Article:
- No comments found
Just Eat, the largest takeaway delivery company in Europe, has announced plans to cut 1,870 jobs in the UK, primarily due to a slowdown in sales.
The company stated that it would stop employing its own couriers and instead use freelancers, resulting in 1,700 job losses. The remaining 170 operational roles will also be eliminated.
Affected workers have been given six weeks' notice, and the cuts will primarily impact Just Eat's "Scoober" service, which employs full-time couriers who receive a fixed hourly rate, an uncapped bonus, and other benefits such as sick pay. The restructure is expected to improve efficiency and have no impact on the quality of Just Eat's services, according to a spokesperson.
Just Eat has been a strong advocate for plans to make its couriers in Europe full employees, arguing that it is a more ethical approach. Riders who are employees receive benefits and more workplace protection, but while most of Just Eat's riders in the EU are employees, 90% of its meals in the UK are delivered by contractors. The company has stated that using employees rather than self-employed workers in the UK puts it at a competitive disadvantage compared to rivals like Deliveroo and Uber, which use the self-employed model in the UK.
The move by Just Eat to cut jobs follows a 9% decline in customer numbers last year as Covid-19 rules eased and diners returned to pubs and restaurants. The pandemic had initially boosted the demand for delivery services as people stayed at home, but the trend has reversed as lockdown measures have lifted. Just Eat's decision to switch to freelancers is part of a broader trend in the gig economy, where companies are seeking to reduce costs and become more agile amid uncertain economic conditions.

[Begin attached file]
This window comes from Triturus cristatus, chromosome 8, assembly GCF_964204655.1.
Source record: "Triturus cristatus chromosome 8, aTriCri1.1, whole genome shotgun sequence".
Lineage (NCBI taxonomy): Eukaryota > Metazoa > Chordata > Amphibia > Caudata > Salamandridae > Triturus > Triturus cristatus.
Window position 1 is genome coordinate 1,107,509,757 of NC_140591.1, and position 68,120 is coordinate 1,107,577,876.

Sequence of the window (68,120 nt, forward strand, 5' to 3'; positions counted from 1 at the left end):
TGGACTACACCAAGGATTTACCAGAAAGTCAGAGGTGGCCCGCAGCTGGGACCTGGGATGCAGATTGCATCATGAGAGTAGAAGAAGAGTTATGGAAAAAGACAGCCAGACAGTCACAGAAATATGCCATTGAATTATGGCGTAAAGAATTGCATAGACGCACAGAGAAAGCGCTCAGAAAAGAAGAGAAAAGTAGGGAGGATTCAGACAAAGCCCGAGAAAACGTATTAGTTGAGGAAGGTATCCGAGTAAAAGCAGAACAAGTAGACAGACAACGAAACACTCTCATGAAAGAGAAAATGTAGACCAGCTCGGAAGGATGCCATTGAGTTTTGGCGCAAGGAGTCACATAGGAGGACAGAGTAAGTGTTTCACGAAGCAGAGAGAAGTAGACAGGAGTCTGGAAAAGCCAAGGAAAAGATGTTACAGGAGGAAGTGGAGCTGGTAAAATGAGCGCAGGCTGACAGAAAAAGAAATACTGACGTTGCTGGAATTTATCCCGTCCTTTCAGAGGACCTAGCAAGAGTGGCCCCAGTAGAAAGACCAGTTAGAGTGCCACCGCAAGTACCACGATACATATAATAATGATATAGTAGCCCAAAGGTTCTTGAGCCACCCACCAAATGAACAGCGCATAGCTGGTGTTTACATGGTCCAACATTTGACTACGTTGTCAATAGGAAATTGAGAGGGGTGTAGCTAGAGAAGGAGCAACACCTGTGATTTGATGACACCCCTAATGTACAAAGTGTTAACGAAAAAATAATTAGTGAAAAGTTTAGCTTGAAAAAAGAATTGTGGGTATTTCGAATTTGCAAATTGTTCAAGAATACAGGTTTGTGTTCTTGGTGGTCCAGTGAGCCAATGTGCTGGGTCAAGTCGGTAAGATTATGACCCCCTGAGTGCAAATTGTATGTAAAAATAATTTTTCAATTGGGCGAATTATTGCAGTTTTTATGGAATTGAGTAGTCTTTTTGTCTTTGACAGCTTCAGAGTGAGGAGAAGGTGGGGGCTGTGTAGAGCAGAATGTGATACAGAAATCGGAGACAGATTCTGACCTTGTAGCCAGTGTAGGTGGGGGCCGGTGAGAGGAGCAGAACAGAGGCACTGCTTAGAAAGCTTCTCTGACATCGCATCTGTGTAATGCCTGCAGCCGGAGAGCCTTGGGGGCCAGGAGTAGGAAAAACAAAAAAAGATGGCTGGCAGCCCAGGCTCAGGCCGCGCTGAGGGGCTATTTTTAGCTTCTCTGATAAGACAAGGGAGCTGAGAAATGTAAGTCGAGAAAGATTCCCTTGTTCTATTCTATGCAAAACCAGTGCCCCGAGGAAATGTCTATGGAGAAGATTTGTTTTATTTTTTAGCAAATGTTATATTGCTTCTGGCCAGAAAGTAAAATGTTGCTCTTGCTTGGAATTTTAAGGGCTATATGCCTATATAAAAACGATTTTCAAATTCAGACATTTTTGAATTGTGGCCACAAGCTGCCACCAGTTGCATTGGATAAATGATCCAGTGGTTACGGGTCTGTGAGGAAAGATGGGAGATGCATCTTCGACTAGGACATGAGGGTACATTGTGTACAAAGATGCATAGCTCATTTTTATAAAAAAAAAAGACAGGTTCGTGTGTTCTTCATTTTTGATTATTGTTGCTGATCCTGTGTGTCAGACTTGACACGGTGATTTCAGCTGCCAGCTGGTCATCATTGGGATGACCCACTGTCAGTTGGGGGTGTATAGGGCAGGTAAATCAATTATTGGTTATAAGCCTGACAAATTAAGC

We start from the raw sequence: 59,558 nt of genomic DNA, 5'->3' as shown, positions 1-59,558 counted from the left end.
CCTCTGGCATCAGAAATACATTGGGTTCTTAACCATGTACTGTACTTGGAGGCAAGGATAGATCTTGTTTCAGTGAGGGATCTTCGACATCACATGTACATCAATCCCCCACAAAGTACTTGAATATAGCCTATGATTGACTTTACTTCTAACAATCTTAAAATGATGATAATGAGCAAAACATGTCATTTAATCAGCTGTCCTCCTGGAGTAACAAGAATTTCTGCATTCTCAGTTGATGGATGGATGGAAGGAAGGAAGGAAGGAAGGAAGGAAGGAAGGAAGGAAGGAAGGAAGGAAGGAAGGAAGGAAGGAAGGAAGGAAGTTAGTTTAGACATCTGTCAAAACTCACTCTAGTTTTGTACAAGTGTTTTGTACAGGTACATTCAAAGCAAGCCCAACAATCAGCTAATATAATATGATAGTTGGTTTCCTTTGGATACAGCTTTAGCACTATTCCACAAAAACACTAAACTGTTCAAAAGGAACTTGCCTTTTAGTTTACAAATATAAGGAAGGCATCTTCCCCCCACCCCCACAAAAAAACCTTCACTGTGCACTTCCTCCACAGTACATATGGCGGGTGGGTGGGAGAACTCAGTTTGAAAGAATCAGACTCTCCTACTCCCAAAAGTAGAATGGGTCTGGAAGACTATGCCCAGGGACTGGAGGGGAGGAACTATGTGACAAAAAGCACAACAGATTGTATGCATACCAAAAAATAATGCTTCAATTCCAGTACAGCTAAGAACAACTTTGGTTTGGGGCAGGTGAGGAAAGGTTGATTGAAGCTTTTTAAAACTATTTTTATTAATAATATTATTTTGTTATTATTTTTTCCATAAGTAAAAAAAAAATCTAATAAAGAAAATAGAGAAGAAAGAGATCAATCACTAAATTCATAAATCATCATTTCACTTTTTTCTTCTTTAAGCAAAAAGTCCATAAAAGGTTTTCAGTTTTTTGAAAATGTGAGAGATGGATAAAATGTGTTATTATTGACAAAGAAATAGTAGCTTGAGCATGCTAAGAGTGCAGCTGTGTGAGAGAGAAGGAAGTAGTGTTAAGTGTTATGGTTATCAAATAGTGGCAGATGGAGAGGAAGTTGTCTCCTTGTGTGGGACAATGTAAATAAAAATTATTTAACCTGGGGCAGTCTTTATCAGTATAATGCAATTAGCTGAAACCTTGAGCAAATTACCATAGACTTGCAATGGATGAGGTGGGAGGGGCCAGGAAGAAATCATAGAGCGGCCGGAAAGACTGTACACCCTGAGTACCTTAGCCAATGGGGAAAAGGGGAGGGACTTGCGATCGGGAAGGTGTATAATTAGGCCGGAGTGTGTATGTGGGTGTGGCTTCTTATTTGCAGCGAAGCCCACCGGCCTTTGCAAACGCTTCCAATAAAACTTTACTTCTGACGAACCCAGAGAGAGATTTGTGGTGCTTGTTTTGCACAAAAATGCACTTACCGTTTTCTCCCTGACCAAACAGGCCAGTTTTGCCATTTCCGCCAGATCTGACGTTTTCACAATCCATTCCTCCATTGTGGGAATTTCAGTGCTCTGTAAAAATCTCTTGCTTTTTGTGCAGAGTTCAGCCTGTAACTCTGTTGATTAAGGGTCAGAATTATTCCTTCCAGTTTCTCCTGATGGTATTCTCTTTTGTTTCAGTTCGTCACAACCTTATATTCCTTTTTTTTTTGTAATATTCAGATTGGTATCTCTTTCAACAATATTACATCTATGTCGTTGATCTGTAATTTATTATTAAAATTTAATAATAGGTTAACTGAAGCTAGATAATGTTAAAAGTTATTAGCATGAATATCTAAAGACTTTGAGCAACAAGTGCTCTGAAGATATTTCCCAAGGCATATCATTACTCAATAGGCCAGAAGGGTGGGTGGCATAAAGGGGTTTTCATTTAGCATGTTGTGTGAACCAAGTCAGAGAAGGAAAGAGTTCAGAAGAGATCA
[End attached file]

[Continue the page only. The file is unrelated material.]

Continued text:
Several people have criticised the company's choice to reduce job opportunities, claiming that it will lead to worker exploitation and impair job security. Whereas , on the other hand, others have praised the move, claiming that it will make Just Eat more competitive and better able to weather the industry's current troubles.
In response to the criticism, Just Eat has stated that it will work closely with affected workers to provide support and ensure that they have access to other employment opportunities. The company has also reiterated its commitment to providing fair wages and benefits to all its workers, regardless of their employment status.
The move by Just Eat comes just a month after Deliveroo, one of its main rivals, announced plans to cut around 350 jobs, mostly in the UK, due to "unforeseen economic headwinds." The decision by both companies highlights the challenges facing the food delivery industry as it grapples with changing consumer behaviors, increasing competition, and rising costs.
Just Eat's decision to cut jobs in the UK is a reflection of the ongoing challenges facing the food delivery industry, as companies seek to reduce costs and become more agile amid uncertain economic conditions. While the move has been met with criticism from some quarters, others have welcomed it as a necessary step to remain competitive. As the pandemic continues to impact the industry, it remains to be seen how companies will adapt to changing consumer behaviors and the broader economic environment.
Felix is the founder of Society of Speed, an automotive journal covering the unique lifestyle of supercar owners. Alongside automotive journalism, Felix recently graduated from university with a finance degree and enjoys helping students and other young founders grow their projects.
Leave your comments
Post comment as a guest